Patricia Frazier

Determinants and Outcomes of Health and Wellness: Minnesota Psychology’s Multi-pronged Approach
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Patricia Frazier, PhD, has embraced U of M Psychology’s strong mixed model of applied and basic science to advance research on the effects of stress and trauma on health and well-being. Frazier’s graduate research, which she completed at the University of Minnesota in the Psychology Department, explored why some people are more resilient to stressors and trauma, while others experience anxiety, depression, and PTSD, and what factors promote adjustment following such experiences. Early on in her research, she discovered that our perceptions of having control over events can impact our mental well-being when we experience stress or trauma (i.e., knowing what we can control versus that which we cannot). For instance, expending our emotional resources to concentrate on what happened, why it happened, and our fears that it could happen again are counterproductive to our adjustment and our ability to overcome adversities. Instead, we should focus on things we can control with regard to a specific stressor or trauma to reduce anxiety and depression, such as thinking about the situation differently or seeking support from others.

After several of Frazier’s studies showed that focusing on what you can control in the present was one of the most important factors in coping with stress and trauma, in 2012 she and her students developed an online intervention to teach students to focus on the things they can control. Since that time, their team has conducted several studies with thousands of undergraduate students on the U of M Twin Cities and Duluth campuses, and at Normandale Community College, showing that their online intervention is effective in reducing stress and improving mental health.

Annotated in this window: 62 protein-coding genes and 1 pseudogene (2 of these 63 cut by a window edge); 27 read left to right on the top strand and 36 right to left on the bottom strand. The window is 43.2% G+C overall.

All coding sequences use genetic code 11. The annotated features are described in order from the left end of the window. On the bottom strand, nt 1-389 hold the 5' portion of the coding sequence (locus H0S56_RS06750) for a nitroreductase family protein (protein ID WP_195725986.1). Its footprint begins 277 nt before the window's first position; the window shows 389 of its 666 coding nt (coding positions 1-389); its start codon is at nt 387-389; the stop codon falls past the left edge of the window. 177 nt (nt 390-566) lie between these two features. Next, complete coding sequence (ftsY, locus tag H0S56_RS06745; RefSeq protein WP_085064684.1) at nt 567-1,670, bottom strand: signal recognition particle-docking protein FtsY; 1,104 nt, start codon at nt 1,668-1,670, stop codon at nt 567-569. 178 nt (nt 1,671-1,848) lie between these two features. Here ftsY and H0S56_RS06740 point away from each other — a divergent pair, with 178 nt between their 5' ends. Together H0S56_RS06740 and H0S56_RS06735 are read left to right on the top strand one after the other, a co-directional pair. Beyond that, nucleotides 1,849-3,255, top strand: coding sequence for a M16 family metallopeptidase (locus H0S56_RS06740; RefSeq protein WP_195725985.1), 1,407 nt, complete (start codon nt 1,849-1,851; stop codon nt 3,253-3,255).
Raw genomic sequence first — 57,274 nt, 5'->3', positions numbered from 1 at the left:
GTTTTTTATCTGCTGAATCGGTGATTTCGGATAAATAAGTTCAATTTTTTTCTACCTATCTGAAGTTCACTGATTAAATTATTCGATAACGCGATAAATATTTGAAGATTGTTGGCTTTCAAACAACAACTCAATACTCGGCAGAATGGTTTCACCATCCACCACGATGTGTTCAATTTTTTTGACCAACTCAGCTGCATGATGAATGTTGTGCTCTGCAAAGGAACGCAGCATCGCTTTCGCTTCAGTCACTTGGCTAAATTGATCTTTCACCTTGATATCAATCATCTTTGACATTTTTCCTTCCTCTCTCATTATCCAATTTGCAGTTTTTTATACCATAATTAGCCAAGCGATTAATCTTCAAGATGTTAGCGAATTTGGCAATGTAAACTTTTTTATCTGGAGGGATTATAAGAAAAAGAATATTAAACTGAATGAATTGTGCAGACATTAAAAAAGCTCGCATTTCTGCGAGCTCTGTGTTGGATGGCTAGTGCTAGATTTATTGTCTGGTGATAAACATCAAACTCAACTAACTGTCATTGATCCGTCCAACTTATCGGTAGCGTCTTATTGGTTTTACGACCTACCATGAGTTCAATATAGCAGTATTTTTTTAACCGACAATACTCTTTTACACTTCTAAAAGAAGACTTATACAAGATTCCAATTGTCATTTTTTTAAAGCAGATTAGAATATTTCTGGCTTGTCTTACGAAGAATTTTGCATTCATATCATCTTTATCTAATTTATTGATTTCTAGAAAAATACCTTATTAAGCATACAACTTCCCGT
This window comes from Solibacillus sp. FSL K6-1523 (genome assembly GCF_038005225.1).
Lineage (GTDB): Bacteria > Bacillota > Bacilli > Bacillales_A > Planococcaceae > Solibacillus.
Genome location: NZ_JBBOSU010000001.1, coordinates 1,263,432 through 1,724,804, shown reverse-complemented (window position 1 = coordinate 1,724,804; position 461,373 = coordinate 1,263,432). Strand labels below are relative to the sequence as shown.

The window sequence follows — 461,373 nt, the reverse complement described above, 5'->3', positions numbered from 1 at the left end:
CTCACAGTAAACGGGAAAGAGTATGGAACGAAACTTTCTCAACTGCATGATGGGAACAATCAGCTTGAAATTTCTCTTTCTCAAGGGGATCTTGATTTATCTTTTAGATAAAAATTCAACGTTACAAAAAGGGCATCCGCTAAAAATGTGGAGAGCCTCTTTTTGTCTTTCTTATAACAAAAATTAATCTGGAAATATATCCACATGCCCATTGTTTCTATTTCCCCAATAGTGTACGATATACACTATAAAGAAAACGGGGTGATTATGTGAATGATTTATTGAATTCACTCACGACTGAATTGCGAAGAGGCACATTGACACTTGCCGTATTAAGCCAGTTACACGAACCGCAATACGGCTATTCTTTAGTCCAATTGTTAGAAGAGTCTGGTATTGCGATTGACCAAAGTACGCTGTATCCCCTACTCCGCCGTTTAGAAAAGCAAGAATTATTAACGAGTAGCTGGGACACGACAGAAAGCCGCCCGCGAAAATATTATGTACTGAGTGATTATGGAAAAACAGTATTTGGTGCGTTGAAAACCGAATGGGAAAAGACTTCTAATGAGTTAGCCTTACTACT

Frazier’s work was especially impactful during the pandemic when in-person counseling was not possible and student mental health issues skyrocketed. Hundreds of U of M undergraduates completed the intervention during that time, which helped to reduce their stress. 

Frazier continues to explore additional uses for her online intervention, including through her collaboration with researchers from the U of M Medical School to adapt it for patients with voice disorders. The pandemic created space for online technologies to help us connect and engage in our work in different ways. Frazier noted that it is only fitting, then, that the field of health and wellness also consider online formats to help people be able to cope more effectively. Frazier is at the forefront of this adaptation in the field, creating new ways for researchers and clinicians to deliver effective mental health services in the face of stress and trauma.

Frazier, Patricia, Yuchen Liu, Alicia Selvey, Liza Meredith, and Viann N. Nguyen-Feng. “Randomized Controlled Trials Assessing Efficacy of Brief Web-Based Stress Management Interventions for College Students during the COVID Pandemic.” Journal of Counseling Psychology, January 23, 2023.  

Nguyen-Feng, Viann N., Christiaan S. Greer, and Patricia Frazier. “Using Online Interventions to Deliver College Student Mental Health Resources: Evidence from Randomized Clinical Trials.” Psychological Services 14, no. 4 (November 2017): 481–89.

Nguyen-Feng, Viann N., Patricia A. Frazier, Ali Stockness, Arvind Narayanan, Addie N. Merians, and Stephanie Misono. “Web-Based Perceived Present Control Intervention for Voice Disorders: A Pilot Study.” Journal of Voice 34, no. 2 (March 2020): 300.e1–300.e9.

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